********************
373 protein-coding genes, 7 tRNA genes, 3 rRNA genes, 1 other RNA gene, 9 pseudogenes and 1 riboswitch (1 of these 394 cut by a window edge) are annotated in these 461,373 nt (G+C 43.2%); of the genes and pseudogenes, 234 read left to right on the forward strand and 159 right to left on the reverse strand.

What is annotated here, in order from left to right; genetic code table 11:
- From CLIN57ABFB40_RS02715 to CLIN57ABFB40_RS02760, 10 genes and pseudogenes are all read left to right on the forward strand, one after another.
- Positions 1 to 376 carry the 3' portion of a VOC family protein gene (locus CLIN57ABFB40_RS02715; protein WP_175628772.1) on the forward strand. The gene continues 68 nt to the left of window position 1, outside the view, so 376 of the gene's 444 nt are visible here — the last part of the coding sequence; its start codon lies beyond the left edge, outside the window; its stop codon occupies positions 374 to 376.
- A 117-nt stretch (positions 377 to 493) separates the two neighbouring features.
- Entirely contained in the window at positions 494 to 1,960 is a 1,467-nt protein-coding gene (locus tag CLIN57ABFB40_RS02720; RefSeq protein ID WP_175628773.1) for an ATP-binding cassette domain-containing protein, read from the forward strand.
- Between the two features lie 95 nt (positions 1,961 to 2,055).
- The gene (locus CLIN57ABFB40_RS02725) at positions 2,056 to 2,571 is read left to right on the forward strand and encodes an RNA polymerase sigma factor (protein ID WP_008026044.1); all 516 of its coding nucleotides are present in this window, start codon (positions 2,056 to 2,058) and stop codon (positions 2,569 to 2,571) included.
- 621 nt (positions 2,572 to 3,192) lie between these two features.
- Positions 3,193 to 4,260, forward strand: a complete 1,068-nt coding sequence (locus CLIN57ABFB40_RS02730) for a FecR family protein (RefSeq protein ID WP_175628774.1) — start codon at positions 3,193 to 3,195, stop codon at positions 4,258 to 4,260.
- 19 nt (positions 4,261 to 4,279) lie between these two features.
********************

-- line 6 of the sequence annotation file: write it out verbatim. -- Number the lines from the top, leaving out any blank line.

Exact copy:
- Entirely contained in the window at positions 494 to 1,960 is a 1,467-nt protein-coding gene (locus tag CLIN57ABFB40_RS02720; RefSeq protein ID WP_175628773.1) for an ATP-binding cassette domain-containing protein, read from the forward strand.